A Council has been blasted for its ‘heartbreaking’ decision to sell a farm to a private bidder.
Pembrokeshire Council was accused of allowing ‘gazumping’ by campaigners after Trecadwgan Farm, near Solva, was purchased at a public auction on March 4 for £757,000, having initially been put up for sale in July 2019 for £450,000.
Taking to Twitter, the community group formed to save the 11 acre property said it was ‘heartbroken and grieving’, as the organisation had planned to transform the estate into a mixed holding to produce environmentally sustainable food.
Despite the group’s initial offer, which was accepted by the council, it was later outbid in December 2019 and January of this year, which prompted the council’s decision to hold a public auction.
The move was criticised by the group as the deadline for bids had already passed but the Council claimed the condition of the farm meant it was not up to a legally rentable standard.
The council therefore urged it was able to obtain the best possible price for the land.
Gareth Chapman, a member of the community group, who challenged the move, said: “Under the General Disposal Consent (Wales) included in the Local Government Act, the council could have sold the farm to the community group at less than full value [on the basis that the disposal would contribute to the improvement of the economic and environmental well-being of the area].”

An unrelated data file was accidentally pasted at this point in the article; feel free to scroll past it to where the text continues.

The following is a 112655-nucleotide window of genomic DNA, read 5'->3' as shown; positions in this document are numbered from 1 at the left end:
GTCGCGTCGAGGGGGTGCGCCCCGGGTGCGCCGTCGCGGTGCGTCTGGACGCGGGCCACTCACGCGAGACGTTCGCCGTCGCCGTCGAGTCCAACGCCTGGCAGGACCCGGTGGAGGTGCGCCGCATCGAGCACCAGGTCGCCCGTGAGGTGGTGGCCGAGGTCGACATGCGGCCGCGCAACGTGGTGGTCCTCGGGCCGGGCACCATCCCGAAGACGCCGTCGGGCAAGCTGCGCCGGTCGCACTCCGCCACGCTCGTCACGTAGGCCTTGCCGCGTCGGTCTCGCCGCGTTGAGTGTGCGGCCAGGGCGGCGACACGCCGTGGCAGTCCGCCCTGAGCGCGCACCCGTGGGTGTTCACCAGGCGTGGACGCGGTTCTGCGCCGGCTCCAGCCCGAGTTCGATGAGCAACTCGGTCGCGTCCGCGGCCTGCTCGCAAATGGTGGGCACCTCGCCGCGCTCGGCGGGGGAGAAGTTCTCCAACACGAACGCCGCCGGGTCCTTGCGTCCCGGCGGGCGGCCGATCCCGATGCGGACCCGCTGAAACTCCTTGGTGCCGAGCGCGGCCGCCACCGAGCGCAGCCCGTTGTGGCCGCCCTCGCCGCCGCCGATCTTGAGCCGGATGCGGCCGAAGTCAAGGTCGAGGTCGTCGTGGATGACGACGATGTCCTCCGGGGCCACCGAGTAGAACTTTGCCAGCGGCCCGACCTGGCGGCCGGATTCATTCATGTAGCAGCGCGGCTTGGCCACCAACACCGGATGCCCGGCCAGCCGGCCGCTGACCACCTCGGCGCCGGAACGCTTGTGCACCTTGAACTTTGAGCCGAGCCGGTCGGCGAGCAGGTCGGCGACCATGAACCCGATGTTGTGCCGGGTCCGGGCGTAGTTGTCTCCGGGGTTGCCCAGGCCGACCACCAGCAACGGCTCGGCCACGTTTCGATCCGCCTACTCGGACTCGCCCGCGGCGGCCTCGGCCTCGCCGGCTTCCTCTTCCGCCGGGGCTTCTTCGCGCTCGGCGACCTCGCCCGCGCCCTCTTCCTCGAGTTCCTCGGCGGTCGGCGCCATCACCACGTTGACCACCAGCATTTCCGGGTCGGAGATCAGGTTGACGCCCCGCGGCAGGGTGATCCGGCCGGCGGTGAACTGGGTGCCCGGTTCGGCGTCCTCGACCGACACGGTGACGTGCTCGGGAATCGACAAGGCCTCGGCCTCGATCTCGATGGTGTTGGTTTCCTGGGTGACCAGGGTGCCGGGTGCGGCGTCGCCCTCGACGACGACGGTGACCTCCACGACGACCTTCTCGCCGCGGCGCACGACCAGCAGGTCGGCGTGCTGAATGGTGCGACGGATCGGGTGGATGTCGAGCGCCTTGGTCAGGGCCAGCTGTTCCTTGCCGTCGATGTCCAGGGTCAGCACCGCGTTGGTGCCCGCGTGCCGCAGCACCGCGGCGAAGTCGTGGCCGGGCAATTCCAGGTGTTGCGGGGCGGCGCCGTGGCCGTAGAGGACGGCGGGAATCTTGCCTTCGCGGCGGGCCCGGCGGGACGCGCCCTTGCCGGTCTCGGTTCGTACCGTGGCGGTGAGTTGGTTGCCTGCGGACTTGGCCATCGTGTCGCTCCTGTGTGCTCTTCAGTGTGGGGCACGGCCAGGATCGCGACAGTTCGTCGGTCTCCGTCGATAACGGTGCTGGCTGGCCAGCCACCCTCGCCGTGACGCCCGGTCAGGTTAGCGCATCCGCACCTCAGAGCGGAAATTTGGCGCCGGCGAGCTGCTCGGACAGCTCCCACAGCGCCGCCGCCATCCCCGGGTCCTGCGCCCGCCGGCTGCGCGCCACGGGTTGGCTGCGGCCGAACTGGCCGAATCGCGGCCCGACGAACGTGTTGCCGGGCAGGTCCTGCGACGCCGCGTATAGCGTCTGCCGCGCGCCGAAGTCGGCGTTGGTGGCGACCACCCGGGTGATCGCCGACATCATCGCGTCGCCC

Mr Chapman urged the community project fulfilled these obligations but highlighted the council ‘point-blank refused’.
George Dunn, chief executive of the Tenant Farmers Association (TFA) said the auction drew attention to the selling of county farms across the UK.
He said: “This underlines the need for local authorities to be required to have a strategic asset management plan for their county farms estates signed off by Defra or the Welsh Government.
“County farms are national assets in the hands of local authorities and they should be put to the highest standards of ensuring best value in the way that they manage those holdings within the context of having an overarching, strategic plan.”
Mr Dunn warned too many decisions were taken on an ad-hoc basis and this ‘simply was not good enough for such important assets’.